It was the way of the Baal Shem Tov to show a particular fondness for simple, G-d fearing folk, and many such people became his warm admirers. For the more intellectually sophisticated among his disciples, this affinity was a bitter pill to swallow – nor did it become more palatable even after their Rebbe had sent them to associate with such folk in order to learn from their example such desirable traits as unquestioning trust in the Creator, simple faith, and the love of a fellow Jew.




Among those who flocked to be near the tzaddik one Shabbos in summer were many such people-innkeepers, farmers, draftsmen, poultrymen, market stallkeepers, and the like. And it was these visitors to whom the Baal Shem Tov showed especial tokens of affection at his Friday night table.

With one he shared the wine over which he sanctified the Sabbath; to another he lent his own Kiddush goblet; some were offered slices of the sweet challah over which he had pronounced a blessing; and others tasted a morsel fish from his plate. The inner circle of scholarly disciples who made up the holy brotherhood – the Chevra Kadisha – wondered at the conduct of their Rebbe.

The custom in the household of the Baal Shem Tov was that the guests who came to Mezhibuzh for Shabbos joined him at the Friday night tish and again at the twilight Third Meal on the following day, while the midday meal of Shabbos was reserved for the inner circle alone. This gathering of strangers were not even allowed to watch from a distance. The unlettered folk who had come for that Shabbos, therefore ate their midday meal at their lodgings, and then found their way back to the shul of the Baal Shem Tov, where they engaged in the only kind of divine worship that their meager schooling had given them – pouring out their hearts in singing and praises and entreaties on the Book of Psalms.

As the Baal Shem Tov took his place at the head of the long table, he first seated each of his disciples in a particular place, according to his custom and then revealed to them such secrets from the world of the Torah that their hearts were aglow with spiritual delight.

Their Rebbe too was living through a moment of rare joy, and they thanked their Maker for having brought them into his radiant orbit.

But the hearts of a few were clouded by a critical thought. Why did their Rebbe show such marks of favor to men so simple that they did not understand his teachings?

At once the face of the tzaddik took on a serious appearance. In a tone of restrained ecstasy and with eyes closed, he said: "In a place where penitents stand, the most righteous of men have no place. So our Sages teach us. There are two paths in the service of the Creator – the righteous service of tzaddikim and the contrite service of baalei teshuvah. The service of simple folk belongs to the second level, the loftier level of the penitent – for they are lowly of spirit, regretting the imperfect past, and striving nobly to improve the future."

A haunting melody began imperceptibly from around the table, and those disciples who had harbored doubts as to their Rebbe's conduct realized that he had sensed what they had been thinking. The music faded away. The Baal Shem Tov opened his eyes, gazed long and deeply into the faces of his disciples, one by one, and then told them each to rest their right hand on the shoulder of their neighbor. When they had sung quietly together for a further space, he asked them to close their eyes, and not to open them until they were told to do so. He then rested his right hand on the disciple who was seated at his right, and his left hand on the shoulder of the disciple seated at his left – and the circle was closed.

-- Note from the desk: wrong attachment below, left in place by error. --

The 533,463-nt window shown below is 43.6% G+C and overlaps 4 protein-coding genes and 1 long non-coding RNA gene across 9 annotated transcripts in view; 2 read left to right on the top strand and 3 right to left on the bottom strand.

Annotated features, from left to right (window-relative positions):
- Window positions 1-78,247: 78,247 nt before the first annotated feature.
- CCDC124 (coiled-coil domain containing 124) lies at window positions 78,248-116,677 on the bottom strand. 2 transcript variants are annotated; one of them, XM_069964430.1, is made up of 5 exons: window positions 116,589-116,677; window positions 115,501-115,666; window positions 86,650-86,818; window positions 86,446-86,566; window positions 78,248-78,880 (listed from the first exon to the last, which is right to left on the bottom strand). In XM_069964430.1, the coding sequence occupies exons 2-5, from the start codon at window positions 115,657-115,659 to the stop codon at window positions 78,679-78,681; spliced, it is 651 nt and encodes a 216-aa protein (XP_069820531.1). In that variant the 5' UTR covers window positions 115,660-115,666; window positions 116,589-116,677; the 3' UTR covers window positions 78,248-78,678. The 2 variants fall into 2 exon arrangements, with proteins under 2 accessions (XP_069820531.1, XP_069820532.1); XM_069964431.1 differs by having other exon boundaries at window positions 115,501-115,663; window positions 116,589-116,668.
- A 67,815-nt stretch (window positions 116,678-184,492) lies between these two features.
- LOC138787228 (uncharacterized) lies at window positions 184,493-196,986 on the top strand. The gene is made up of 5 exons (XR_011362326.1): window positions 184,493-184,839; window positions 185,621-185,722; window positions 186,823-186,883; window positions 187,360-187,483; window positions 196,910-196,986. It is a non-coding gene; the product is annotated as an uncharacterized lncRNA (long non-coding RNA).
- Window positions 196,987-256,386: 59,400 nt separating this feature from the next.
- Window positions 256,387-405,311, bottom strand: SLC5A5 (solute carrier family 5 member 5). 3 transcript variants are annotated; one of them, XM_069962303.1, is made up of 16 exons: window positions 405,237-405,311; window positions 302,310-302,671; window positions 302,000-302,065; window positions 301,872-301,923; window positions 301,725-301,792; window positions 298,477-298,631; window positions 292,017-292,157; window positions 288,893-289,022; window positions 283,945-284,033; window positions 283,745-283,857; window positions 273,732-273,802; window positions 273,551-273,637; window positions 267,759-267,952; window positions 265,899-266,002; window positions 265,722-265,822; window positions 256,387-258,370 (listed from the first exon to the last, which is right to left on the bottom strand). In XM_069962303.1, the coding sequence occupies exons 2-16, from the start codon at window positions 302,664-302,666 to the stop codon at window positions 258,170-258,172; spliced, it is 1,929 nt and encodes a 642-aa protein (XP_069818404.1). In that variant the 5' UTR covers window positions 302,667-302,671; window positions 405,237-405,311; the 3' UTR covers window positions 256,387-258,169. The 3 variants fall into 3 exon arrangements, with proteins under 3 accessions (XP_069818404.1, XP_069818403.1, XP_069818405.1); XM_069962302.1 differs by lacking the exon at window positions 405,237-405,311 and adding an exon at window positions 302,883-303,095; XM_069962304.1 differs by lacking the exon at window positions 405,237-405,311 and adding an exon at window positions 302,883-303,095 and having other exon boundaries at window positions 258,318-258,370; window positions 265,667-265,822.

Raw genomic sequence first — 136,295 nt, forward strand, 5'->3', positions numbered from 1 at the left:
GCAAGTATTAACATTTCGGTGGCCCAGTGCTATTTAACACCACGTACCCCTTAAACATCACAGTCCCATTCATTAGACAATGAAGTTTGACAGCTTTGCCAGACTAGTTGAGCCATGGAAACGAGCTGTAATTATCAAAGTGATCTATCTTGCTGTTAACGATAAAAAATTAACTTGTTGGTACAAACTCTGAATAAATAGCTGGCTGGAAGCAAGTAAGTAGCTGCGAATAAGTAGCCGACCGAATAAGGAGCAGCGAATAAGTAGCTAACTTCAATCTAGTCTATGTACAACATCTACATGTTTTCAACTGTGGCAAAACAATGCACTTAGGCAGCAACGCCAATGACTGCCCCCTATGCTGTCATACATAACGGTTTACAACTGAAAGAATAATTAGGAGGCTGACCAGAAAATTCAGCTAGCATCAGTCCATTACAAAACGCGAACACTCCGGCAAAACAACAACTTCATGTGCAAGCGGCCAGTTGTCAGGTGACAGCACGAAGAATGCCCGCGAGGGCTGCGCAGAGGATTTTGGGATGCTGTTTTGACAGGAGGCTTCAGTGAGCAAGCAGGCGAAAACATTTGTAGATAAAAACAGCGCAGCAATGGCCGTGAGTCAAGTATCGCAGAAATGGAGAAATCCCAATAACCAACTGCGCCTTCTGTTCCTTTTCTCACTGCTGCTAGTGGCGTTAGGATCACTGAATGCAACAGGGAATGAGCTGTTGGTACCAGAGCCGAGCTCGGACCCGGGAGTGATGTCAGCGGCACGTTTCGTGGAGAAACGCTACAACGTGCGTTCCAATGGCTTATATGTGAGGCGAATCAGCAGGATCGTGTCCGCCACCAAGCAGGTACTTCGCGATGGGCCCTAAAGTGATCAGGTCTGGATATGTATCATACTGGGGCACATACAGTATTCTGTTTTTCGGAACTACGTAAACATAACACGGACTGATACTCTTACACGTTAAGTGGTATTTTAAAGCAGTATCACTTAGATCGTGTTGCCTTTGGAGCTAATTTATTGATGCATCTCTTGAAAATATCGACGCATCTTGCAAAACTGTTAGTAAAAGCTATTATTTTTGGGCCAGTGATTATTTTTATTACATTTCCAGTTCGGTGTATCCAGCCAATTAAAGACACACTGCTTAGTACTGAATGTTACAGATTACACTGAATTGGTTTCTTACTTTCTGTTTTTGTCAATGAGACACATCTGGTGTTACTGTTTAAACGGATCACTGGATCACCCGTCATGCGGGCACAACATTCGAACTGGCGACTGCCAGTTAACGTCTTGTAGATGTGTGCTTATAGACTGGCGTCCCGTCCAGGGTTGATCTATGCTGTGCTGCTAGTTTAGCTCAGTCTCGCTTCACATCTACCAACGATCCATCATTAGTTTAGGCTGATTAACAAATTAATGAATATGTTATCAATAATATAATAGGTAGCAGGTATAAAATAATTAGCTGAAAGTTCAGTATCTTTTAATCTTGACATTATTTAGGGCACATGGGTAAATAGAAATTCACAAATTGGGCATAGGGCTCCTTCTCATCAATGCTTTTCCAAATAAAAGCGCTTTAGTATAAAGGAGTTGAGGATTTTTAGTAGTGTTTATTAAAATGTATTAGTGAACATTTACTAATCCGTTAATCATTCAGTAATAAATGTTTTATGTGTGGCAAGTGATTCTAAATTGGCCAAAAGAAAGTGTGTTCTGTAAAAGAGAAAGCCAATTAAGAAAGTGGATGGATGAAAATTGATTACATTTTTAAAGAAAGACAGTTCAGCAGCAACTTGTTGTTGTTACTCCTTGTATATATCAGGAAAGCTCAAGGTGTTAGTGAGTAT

From that moment the sweetest of tender melodies stole into their ears, melodies that bore with them the heartfelt entreaties of honest soles.

"Ribbono shel Olam!" said one manly voice, appealing to the Maker of the Universe in gentile terms of his own, before going on to address Him in words first used by King David: "Examine me, O G-d, and test me; refine…my heart."

"Zisser fotter, father dear!" another voice prefixed his verse from Psalms. "Be gracious to me, O G-d, be gracious, for my soul trusts in You; and in the shadow of Your wings will I take refuge until woes are past."

"Father!" came the piteous cry of a storm-tossed life, desperately seeking anchorage in a haven of its own. "Even the sparrow has found a home and the swallow a nest for herself…"

The holy brotherhood of learned Chassidim trembled in the face of such innocent supplication. Their eyes were closed, but they shed tears of contriteness and humbly envied the worship that was the daily portion of these simple singers of Psalms.

The Baal Shem Tov lifted his hands from the shoulders of the disciples and the music vanished from their ears. He told them all to open their eyes and again the brotherhood sang softly together.




One of that circle who was present on that Shabbos was Reb Dov Ber, the Maggid of Mezritch. Years later he told his disciple, Reb Shneor Zalmen of Liadi, that at that moment he experienced a rapturous love of the Creator with an intensity that he had never before known. Indeed his whole being was seized by such a paroxysm of desire for teshuvah that his very slippers were soaked with perspiration and tears.

The singing had come to an end and the brotherhood sat in pensive silence. For some time the Baal Shem Tov sat with his eyes closed in a trance of dveikus, then he looked again at his Chassidim and said:

"The music that you heard was the innocent singsong of the simple folk in the synagogue, intoning their verses from the Psalms from the bottom of their trusting hearts. Consider now. We mortals are made up of a body, which is not a thing of truth, and a soul, which is truth – and even the soul is only part of the Whole. Being thus creatures of imperfect truth, we are called sfas emes, 'the lip of truth,' a mere hint of truth. Nevertheless, even we are able to recognize and sense the truth and be overwhelmed by it. How much more so must the Almighty – the ultimate Truth – recognize the truth in the Psalm-singing of these simple men."